Heavy metal Toledano; Tenements’ lead levels are through the roof

Wearing hazmat suits, tenants from three East Village buildings rallied outside the Union Square-area offices of their landlord, Raphael Toledano, last week, calling on him to use legally required lead-abatement procedures.  Photos by Yannic Rack

Wearing hazmat suits, tenants from three East Village buildings rallied outside the Union Square-area offices of their landlord, Raphael Toledano, last week, calling on him to use legally required lead-abatement procedures. Photos by Yannic Rack

BY YANNIC RACK | When renovation work started on an empty apartment in her building last month, Holly Slayton was annoyed that she would likely have to deal with nonstop construction noise for a few weeks.

But as the work at 514 E. 12th St., a five-story walk-up near Tompkins Square Park, progressed, a more serious problem soon surfaced — lead dust, the highly toxic and potentially fatal substance that is often found in the paint inside old buildings, began to seep through every crevice.

“The dust is coming underneath my floorboards, in my walls. The hallway is coated in it,” said Slayton, who has lived in the building for 11 years and said that she, along with her seven-year-old daughter, began to experience the physical effects of the fine powder around the same time the renovation started.

“I have a sore throat and I’ve had migraines for two months,” she said. “My daughter just had an upper-respiratory infection. I can’t even be in my apartment half the time.”

After suffering for more than a month, she made a trip to the doctor last week, who prescribed she wear a facemask.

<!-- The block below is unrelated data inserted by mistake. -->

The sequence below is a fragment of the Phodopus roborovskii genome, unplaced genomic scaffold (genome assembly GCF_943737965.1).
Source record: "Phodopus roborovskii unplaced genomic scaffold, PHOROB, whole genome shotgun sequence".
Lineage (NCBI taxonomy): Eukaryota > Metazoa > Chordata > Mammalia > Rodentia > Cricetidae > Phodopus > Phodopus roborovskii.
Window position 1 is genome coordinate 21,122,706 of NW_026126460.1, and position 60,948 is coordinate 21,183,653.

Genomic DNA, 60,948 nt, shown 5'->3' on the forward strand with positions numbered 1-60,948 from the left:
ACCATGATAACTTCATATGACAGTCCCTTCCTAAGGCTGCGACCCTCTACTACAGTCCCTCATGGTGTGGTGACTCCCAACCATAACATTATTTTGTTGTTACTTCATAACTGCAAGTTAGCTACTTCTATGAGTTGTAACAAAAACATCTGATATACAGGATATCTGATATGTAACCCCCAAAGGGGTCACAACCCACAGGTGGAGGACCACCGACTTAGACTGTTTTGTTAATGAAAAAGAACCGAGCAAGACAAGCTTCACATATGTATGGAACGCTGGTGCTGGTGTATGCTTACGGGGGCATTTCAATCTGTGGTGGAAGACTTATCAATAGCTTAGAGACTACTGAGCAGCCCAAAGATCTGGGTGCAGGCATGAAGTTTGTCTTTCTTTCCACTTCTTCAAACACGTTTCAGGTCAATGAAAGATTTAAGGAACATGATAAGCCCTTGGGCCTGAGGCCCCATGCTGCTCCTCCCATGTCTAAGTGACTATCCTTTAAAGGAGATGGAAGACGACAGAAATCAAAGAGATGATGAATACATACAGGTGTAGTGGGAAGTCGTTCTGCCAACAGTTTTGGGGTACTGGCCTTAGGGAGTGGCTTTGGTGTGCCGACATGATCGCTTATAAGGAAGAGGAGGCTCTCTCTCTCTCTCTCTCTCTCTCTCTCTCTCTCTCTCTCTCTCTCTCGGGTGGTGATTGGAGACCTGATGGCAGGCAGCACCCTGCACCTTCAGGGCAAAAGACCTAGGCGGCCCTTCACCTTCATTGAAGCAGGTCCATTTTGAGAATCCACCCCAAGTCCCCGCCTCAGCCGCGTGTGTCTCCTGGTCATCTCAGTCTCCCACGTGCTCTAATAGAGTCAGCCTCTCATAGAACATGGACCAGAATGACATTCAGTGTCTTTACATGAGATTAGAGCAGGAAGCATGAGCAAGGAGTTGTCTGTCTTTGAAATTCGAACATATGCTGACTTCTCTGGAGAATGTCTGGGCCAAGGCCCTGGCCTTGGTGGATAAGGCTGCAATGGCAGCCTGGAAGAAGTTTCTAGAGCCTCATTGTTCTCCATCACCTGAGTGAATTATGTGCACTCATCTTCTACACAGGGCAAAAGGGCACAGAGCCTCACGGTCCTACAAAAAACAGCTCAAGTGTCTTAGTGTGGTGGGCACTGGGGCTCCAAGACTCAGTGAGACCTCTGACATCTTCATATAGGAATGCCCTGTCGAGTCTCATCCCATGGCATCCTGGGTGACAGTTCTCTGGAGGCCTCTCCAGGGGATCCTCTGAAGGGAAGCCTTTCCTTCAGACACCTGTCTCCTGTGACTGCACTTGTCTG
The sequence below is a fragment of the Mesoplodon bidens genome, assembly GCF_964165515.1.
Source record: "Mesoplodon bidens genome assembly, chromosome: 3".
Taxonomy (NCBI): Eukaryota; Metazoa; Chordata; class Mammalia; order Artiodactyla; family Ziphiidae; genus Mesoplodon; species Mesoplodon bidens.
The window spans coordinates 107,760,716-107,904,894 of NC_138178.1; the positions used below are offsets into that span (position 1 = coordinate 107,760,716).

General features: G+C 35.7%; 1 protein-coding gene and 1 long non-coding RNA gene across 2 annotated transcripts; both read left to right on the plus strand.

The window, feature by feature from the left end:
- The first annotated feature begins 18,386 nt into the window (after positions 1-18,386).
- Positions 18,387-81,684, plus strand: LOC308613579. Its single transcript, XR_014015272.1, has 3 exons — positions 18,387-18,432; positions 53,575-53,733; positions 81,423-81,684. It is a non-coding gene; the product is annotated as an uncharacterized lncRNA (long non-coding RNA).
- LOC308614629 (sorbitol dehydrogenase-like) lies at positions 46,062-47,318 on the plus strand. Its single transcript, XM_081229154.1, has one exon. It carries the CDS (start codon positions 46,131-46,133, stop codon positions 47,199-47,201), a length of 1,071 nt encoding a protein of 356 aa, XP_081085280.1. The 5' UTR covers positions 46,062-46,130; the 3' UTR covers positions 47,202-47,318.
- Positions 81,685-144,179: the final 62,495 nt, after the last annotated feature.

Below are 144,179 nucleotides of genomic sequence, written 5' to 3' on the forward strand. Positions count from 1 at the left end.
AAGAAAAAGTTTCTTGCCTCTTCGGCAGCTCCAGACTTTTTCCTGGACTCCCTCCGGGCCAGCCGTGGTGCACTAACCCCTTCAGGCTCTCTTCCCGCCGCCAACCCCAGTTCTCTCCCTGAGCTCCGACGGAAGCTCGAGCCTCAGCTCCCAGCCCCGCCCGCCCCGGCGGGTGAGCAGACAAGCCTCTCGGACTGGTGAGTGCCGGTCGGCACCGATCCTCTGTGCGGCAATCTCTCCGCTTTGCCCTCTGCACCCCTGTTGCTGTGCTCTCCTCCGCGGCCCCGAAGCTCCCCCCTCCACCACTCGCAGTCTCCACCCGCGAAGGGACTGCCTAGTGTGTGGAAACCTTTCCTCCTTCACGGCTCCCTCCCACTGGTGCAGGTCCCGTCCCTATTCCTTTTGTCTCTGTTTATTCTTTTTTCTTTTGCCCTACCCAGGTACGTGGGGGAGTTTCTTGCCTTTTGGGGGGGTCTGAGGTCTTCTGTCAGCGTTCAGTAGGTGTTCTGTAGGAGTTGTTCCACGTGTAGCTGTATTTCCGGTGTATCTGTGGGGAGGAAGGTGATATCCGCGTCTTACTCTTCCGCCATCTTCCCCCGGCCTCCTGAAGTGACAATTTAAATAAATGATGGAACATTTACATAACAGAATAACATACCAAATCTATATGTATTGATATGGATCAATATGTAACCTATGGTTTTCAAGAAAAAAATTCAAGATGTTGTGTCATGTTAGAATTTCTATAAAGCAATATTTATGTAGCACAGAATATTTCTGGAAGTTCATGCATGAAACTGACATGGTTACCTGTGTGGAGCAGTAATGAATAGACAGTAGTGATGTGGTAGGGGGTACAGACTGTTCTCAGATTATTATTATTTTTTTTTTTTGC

But by that time, she already knew of the potential dangers: In mid-March, after multiple complaints to the city, a team from the Department of Health stopped by the building, as well as two others on E. Fifth St. that are owned by the same landlord.

Holly Slayton says she and her seven-year-old daughter started feeling the effects of the lead dust when renovations began in their building.

Holly Slayton says she and her seven-year-old daughter started feeling the effects of the lead dust when renovations began in their building.

The results of the inspectors’ probes: Up to 16 times the safe amount of lead was found in some common areas, according to federal standards.

“And that was a week later, after the renovation was done,” said Sandra Mayer, who lives with her husband at 233 E. Fifth St., the worst offender in the group. “It’s not a healthy environment to be living in.”

Last week, tenants from the three buildings — which also include 235 E. Fifth — rallied outside the offices of their landlord, Raphael “Raffi” Toledano, whose property fund Brookhill Properties manages the buildings.

It’s not the first time that Toledano — a 25-year-old real estate mogul, who added more than a dozen East Village buildings to his real estate portfolio last year — has been accused of wrongdoing.

He is currently the subject of a state investigation into tenant harassment, and residents at 444 E. 13th St. have taken him to court over alleged attempts to drive them out of their rent-stabilized homes through illegal construction and persistent threats and buyout offers.

In January, The Villager revealed that the young landlord also has a past assault conviction for beating up a group of teenagers in New Jersey four years ago — news that only ratcheted up the worries of many of his already concerned tenants.

Some of them have organized under the banner of the Toledano Tenants Coalition to fight against eviction efforts and other problems at their buildings. They gathered in front of the Brookhill offices at 298 Fifth Ave. on Tues., April 12.